While the Samsung Galaxy S Captivate wages a potentially fruitless war versus the iPhone 4 over at AT&T, in many ways, its sibling, the Galaxy S Vibrant, faces a more crowded Android field at T-Mobile. But in a feature-by-feature comparison, the Vibrant prevails with little problem. Its only real competition, feature-wise, is the otherwise inferior Windows-based HTC HD2, and the Android Motorola Cliq XT. Almost by default, the Vibrant becomes T-Mobile’s most impressive Android phone, albeit with some quirks and omissions that leave room for improvement, and some hard dollars-to-features choices for T-Mobile Android customers.
Like its Galaxy S siblings, Vibrant offers nearly all the modern cell Android 2.1 amenities – 7.2 Mbps 3G connectivity, Wi-Fi, a speedy 1GHz Hummingbird processor, 5-megapixel camera and HD (720p resolution, 30 frames per second) video recorder, Bluetooth 3.0, six-axis sensor for enhanced gaming, 16GB internal memory, and SWYPE text input, as well as Samsung’s “Social Hub,” which aggregate updates from your Facebook, Twitter and MySpace accounts.
With its front silver frame, the smooth, rounded Vibrant bears a resemblance to the first iPhone, and its predictable lines make it much more elegant than the angular Captivate. The Vibrant’s only physical anomaly is a hump at the bottom rear, presumably for the antenna array. While surprisingly light, the Vibrant doesn’t feel cheap or fragile. In fact, it’s essentially the same weight (4.2 oz.) as the smaller Motorola Cliq XT.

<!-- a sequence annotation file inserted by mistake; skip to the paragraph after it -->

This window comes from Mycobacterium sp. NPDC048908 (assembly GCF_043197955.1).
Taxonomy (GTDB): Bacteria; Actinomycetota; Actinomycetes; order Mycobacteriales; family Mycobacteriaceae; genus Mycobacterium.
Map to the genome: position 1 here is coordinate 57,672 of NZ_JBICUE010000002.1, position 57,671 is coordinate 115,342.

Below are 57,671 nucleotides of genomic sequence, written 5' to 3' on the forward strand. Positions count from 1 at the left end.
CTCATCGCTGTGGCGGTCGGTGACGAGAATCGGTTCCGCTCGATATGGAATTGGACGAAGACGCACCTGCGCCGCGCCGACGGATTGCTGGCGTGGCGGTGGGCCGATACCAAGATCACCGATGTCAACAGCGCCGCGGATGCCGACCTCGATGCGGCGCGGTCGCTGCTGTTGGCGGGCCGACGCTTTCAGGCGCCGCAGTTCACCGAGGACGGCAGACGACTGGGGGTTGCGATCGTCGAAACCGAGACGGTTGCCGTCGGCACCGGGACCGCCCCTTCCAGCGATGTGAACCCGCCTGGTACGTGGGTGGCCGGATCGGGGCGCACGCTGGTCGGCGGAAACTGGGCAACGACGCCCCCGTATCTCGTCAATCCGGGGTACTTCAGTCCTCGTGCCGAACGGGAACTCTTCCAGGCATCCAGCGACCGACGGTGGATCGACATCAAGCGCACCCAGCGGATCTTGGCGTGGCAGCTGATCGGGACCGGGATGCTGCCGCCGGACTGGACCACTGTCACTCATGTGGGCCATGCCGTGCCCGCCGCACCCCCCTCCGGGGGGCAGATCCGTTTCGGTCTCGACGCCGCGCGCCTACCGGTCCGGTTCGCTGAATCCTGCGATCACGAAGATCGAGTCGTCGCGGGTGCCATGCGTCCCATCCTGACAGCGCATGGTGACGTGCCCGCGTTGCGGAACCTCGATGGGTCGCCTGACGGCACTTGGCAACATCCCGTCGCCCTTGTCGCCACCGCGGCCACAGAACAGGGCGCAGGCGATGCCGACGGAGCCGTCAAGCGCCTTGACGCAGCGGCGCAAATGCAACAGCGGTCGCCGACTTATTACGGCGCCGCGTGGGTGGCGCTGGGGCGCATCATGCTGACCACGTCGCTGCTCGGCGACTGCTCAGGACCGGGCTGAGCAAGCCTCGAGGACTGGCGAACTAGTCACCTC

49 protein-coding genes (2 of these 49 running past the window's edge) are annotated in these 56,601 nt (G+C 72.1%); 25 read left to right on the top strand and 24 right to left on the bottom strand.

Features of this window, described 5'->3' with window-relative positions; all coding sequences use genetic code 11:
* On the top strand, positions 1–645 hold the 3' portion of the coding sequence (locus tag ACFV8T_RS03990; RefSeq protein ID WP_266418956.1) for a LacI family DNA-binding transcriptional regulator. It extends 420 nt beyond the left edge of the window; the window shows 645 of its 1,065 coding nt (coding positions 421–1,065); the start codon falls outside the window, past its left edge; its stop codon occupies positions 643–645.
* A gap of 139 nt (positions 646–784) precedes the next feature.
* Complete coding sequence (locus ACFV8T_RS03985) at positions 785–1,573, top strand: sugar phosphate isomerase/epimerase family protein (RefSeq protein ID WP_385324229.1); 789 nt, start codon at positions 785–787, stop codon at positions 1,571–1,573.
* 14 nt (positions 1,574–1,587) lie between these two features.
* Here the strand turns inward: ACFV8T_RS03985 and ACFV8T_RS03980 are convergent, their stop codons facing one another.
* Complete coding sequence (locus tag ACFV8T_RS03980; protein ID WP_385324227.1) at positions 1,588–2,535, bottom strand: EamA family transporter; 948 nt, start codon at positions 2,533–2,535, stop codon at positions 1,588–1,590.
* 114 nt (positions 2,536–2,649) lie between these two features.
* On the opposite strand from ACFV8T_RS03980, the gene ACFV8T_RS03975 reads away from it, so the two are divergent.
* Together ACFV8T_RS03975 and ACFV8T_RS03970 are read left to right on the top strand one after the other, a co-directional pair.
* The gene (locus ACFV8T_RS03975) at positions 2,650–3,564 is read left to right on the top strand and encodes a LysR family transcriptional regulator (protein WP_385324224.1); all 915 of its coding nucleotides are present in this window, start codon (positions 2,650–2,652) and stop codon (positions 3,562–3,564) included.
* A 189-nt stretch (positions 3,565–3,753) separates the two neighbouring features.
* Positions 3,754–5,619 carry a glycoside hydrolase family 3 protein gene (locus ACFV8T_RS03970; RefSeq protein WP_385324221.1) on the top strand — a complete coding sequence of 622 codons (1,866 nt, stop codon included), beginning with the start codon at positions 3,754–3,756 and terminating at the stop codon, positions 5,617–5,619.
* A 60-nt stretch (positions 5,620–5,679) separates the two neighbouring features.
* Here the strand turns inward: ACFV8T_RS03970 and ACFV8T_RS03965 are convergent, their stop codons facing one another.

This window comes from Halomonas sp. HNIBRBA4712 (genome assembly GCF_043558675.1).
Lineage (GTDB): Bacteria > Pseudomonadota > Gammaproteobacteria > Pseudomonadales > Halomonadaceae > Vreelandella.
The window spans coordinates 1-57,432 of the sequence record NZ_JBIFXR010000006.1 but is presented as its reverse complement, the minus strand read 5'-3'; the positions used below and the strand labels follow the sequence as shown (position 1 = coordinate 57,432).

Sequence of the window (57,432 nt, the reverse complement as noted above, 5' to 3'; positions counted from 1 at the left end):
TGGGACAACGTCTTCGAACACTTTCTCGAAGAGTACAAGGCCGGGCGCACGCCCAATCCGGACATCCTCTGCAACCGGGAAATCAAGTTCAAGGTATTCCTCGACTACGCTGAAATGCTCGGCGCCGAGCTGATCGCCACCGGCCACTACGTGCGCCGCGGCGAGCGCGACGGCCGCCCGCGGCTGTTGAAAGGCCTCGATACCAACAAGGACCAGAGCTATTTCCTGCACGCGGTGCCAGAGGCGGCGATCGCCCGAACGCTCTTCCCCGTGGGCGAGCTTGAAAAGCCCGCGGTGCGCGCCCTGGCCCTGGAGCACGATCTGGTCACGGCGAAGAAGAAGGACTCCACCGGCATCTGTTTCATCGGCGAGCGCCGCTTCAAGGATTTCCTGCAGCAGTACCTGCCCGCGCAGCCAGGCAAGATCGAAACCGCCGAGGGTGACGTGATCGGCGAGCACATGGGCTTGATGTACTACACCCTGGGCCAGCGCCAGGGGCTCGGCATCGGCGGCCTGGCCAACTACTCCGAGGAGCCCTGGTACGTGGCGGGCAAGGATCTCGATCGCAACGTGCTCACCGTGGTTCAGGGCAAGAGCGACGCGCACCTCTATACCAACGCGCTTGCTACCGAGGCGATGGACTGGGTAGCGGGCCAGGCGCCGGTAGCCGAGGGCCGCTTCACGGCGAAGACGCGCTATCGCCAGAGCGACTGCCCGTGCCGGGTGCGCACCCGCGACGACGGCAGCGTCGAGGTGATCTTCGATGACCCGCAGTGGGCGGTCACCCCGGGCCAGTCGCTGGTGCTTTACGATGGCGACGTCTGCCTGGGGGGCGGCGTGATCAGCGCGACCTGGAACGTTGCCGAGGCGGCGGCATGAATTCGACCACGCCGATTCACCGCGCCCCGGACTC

Like all the Galaxy S phones, the Vibrant’s calling card is its 4-inch super AMOLED screen, which is brighter and displays more accurate colors than any other T-Mobile Android phone. Oddly, the Vibrant’s display also presents truer colors than the Galaxy S Captivate. This difference is especially notable on Web pages with a white background, which tend toward the blue on Captivate.
Layout and Interface
On the left is a smooth volume toggle with no separation, and no raised dots or dashes to distinguish between up and down. On the right is the power button, which doubles as a lock key in certain apps. This power button is located closer to the center of the right spine than on the Captivate, and can easily be confused as the camera shutter release, which it is decidedly not.
Like the Captivate, the microbus jack is at the top next to the headphone jack, which makes it less awkward to use the phone when it’s plugged into a PC for charging and syncing.
T-Mobile doesn’t have its own video store, so included viewing options are limited to YouTube and the subscription-based MobiTV. As with the Captivate, the low-res offerings from these services don’t exactly challenge the super AMOLED screen.
You’ll want to use earphones to listen to your videos. The Vibrant’s only speaker is the earpiece, which produces only tinny sound, and barely enough volume for private listening in a quiet room.
The Vibrant includes Samsung’s AllShare app, which lets you play a file from your phone on another media player, play a file from a server on the phone, or play a file from a server onto another player, using the phone as a remote – all requiring Wi-Fi and DLNA.
You’ll get plenty of volume for conversation, but the earpiece sounds just as tinny with voices as it does for music, even if words are easily distinguishable.